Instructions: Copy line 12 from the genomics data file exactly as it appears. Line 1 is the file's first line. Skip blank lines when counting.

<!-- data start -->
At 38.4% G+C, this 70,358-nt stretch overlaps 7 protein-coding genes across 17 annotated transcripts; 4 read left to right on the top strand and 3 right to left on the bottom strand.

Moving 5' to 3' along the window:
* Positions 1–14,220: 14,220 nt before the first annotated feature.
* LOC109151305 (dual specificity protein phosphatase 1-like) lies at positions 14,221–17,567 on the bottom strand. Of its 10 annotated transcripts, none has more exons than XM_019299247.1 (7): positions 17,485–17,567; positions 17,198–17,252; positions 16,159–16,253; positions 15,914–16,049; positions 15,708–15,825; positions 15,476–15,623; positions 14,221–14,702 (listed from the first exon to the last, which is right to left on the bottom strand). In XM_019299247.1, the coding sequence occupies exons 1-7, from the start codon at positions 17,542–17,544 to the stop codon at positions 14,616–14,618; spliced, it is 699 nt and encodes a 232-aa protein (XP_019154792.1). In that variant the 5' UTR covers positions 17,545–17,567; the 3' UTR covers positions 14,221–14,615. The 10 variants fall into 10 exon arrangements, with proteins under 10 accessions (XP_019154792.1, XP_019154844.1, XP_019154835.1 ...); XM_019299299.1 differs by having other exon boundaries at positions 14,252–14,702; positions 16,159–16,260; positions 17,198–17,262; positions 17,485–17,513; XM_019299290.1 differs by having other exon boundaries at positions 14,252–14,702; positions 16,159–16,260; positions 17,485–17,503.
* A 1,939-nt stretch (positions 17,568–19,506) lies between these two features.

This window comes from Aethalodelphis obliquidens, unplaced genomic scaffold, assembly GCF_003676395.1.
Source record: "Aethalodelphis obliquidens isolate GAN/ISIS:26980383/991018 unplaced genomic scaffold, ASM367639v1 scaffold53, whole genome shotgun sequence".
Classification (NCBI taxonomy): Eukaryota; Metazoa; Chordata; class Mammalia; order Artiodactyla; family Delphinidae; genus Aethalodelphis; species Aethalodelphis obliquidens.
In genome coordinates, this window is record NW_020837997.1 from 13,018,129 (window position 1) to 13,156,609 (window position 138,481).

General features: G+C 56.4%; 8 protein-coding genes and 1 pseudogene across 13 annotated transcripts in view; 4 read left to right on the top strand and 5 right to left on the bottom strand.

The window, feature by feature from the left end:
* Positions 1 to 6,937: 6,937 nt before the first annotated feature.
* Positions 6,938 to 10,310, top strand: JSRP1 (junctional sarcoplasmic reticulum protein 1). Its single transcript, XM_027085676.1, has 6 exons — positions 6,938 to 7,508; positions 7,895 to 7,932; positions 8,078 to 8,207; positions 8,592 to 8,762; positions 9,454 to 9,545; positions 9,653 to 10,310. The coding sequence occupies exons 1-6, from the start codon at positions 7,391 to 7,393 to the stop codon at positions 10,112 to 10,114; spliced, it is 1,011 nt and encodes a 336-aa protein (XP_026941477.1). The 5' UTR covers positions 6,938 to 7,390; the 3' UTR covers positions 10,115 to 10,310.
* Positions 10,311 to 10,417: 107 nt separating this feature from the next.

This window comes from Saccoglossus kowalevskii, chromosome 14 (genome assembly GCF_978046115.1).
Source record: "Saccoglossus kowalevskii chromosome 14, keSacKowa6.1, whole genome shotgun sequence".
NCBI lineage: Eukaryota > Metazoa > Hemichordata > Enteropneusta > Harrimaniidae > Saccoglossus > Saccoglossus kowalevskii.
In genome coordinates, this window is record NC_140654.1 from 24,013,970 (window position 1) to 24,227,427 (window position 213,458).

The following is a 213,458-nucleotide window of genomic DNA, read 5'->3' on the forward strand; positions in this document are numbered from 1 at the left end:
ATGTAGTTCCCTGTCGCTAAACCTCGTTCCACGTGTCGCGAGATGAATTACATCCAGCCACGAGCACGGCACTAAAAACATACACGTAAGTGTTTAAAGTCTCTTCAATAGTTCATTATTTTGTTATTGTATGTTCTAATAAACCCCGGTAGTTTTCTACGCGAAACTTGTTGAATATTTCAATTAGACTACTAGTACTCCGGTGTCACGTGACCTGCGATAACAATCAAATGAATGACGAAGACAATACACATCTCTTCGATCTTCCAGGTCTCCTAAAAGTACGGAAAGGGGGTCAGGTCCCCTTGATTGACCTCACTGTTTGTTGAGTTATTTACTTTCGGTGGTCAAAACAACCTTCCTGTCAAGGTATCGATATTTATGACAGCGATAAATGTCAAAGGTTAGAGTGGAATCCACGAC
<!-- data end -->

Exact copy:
* Positions 1 to 6,937: 6,937 nt before the first annotated feature.